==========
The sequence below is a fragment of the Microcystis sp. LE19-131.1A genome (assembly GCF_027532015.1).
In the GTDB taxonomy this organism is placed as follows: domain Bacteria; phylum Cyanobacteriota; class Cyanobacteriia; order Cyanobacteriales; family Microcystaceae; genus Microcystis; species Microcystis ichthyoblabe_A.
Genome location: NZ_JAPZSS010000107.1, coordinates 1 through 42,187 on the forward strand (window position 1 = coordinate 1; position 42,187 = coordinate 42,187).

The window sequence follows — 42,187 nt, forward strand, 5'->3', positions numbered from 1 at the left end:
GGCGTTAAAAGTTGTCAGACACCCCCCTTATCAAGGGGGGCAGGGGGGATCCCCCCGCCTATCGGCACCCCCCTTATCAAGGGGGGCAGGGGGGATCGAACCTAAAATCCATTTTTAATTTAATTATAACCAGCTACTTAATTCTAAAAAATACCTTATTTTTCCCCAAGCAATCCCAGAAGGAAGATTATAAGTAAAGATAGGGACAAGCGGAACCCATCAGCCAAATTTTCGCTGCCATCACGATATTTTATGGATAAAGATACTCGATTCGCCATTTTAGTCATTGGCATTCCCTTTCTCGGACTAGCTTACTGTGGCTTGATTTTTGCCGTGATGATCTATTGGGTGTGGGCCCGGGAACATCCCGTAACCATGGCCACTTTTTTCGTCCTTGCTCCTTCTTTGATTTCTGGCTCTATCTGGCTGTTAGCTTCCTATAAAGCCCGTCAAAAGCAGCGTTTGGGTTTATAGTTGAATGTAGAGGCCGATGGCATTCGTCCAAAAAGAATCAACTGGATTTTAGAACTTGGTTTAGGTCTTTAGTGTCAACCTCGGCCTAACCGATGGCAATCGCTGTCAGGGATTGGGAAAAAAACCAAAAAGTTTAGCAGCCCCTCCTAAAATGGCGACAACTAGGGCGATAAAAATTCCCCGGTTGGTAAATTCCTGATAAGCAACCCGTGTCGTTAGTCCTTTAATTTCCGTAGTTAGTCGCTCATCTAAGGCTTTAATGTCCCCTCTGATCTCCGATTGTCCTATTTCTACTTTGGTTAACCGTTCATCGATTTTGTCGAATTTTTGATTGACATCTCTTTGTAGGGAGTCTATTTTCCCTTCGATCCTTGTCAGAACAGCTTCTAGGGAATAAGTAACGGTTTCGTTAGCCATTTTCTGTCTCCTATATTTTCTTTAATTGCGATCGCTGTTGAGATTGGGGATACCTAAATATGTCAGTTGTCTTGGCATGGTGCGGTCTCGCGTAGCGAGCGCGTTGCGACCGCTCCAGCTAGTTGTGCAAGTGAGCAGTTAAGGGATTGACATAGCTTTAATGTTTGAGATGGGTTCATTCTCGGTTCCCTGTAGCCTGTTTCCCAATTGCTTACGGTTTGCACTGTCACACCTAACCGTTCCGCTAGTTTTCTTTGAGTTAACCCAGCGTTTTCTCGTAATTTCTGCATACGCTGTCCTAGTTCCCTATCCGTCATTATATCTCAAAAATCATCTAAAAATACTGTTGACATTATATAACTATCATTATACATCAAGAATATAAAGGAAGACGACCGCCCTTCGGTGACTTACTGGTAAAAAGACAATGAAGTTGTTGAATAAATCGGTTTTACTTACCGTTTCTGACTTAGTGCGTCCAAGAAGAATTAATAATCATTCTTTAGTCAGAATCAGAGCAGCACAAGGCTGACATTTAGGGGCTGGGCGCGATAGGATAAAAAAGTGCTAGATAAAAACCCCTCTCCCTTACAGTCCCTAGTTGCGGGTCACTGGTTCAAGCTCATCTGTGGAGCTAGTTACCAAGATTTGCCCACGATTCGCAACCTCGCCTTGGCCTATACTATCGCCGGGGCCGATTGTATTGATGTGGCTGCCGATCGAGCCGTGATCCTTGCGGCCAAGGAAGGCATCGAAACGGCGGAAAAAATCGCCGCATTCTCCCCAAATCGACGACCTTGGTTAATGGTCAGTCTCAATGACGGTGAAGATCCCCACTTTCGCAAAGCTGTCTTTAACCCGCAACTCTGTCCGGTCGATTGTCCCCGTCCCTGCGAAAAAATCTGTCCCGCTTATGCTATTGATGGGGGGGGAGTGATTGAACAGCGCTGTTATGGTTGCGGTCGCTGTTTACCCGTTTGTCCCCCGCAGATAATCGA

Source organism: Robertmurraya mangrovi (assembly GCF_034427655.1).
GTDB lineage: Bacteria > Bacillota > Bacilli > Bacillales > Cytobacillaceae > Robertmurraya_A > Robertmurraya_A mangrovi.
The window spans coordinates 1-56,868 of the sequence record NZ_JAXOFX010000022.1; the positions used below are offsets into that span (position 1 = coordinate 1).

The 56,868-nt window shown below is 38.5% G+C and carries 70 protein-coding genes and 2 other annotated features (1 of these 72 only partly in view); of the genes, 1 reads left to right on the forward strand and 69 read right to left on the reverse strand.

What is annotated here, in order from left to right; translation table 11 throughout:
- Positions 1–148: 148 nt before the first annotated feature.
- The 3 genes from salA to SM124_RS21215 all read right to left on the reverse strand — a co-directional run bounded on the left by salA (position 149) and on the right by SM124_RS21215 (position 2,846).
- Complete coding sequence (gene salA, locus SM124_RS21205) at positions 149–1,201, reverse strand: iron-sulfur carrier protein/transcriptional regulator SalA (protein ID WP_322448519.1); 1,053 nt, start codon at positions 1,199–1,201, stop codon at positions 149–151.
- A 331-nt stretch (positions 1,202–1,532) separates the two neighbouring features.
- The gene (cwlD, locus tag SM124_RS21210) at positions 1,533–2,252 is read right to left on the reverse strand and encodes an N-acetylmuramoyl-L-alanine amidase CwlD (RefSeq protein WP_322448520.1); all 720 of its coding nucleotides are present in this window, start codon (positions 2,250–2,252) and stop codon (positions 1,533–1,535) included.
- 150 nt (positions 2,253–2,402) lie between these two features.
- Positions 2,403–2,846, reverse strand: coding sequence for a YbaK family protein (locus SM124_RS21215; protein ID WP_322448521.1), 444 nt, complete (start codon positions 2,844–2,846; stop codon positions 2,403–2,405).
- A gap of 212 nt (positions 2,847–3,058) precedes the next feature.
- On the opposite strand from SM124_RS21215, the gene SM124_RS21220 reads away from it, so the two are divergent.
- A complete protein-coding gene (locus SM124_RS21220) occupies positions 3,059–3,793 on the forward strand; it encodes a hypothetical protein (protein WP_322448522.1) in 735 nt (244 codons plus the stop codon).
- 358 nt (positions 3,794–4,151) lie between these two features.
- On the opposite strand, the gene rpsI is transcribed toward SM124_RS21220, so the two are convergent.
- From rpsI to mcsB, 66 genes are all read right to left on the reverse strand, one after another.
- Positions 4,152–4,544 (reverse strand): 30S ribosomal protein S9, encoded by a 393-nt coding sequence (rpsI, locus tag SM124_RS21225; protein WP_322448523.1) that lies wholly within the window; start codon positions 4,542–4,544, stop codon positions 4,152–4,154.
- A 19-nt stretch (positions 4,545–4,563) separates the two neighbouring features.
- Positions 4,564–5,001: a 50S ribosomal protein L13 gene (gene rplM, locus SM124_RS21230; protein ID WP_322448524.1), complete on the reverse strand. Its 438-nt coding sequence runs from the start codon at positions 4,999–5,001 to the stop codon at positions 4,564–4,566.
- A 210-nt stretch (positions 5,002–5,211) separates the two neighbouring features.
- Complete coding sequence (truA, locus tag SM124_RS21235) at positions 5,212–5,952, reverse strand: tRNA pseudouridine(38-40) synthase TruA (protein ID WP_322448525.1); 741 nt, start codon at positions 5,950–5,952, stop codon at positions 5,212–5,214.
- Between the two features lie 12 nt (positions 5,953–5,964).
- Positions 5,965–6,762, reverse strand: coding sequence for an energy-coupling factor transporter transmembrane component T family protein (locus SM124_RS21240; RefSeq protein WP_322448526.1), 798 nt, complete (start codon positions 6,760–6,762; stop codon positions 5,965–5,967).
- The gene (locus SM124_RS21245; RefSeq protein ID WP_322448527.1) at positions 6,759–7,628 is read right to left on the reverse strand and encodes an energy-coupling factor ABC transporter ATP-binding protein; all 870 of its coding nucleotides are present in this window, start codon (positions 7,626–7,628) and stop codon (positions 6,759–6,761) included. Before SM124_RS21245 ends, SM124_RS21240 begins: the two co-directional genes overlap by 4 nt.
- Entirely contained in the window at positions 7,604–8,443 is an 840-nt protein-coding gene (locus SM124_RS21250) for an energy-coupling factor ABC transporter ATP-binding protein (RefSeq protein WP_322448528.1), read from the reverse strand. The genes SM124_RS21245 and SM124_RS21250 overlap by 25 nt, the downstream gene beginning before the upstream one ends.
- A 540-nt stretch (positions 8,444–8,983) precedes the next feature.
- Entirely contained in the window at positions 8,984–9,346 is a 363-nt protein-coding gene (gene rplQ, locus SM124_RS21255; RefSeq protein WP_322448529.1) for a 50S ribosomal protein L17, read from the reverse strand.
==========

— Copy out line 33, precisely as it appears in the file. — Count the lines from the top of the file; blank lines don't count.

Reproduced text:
- A 540-nt stretch (positions 8,444–8,983) precedes the next feature.